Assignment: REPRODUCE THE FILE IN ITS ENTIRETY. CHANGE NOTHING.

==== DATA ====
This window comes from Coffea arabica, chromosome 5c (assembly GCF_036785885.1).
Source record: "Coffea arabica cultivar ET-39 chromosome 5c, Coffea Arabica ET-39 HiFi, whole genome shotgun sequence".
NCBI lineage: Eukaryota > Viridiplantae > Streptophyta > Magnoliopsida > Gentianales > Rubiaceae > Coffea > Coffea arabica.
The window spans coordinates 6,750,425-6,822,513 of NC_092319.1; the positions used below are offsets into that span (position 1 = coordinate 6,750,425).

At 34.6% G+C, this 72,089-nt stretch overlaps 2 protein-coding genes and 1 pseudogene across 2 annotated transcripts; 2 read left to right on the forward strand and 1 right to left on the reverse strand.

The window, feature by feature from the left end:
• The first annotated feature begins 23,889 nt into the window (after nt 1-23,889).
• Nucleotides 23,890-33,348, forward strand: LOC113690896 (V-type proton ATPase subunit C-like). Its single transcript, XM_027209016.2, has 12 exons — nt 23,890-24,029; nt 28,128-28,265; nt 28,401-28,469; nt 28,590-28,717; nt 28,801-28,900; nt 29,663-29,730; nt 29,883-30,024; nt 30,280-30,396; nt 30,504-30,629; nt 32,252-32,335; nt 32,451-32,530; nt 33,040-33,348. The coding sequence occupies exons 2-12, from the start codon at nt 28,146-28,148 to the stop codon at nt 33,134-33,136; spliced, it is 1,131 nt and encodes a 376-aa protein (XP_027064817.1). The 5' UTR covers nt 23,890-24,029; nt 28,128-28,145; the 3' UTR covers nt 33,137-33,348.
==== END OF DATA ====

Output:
This window comes from Coffea arabica, chromosome 5c (assembly GCF_036785885.1).
Source record: "Coffea arabica cultivar ET-39 chromosome 5c, Coffea Arabica ET-39 HiFi, whole genome shotgun sequence".
NCBI lineage: Eukaryota > Viridiplantae > Streptophyta > Magnoliopsida > Gentianales > Rubiaceae > Coffea > Coffea arabica.
The window spans coordinates 6,750,425-6,822,513 of NC_092319.1; the positions used below are offsets into that span (position 1 = coordinate 6,750,425).

At 34.6% G+C, this 72,089-nt stretch overlaps 2 protein-coding genes and 1 pseudogene across 2 annotated transcripts; 2 read left to right on the forward strand and 1 right to left on the reverse strand.

The window, feature by feature from the left end:
• The first annotated feature begins 23,889 nt into the window (after nt 1-23,889).
• Nucleotides 23,890-33,348, forward strand: LOC113690896 (V-type proton ATPase subunit C-like). Its single transcript, XM_027209016.2, has 12 exons — nt 23,890-24,029; nt 28,128-28,265; nt 28,401-28,469; nt 28,590-28,717; nt 28,801-28,900; nt 29,663-29,730; nt 29,883-30,024; nt 30,280-30,396; nt 30,504-30,629; nt 32,252-32,335; nt 32,451-32,530; nt 33,040-33,348. The coding sequence occupies exons 2-12, from the start codon at nt 28,146-28,148 to the stop codon at nt 33,134-33,136; spliced, it is 1,131 nt and encodes a 376-aa protein (XP_027064817.1). The 5' UTR covers nt 23,890-24,029; nt 28,128-28,145; the 3' UTR covers nt 33,137-33,348.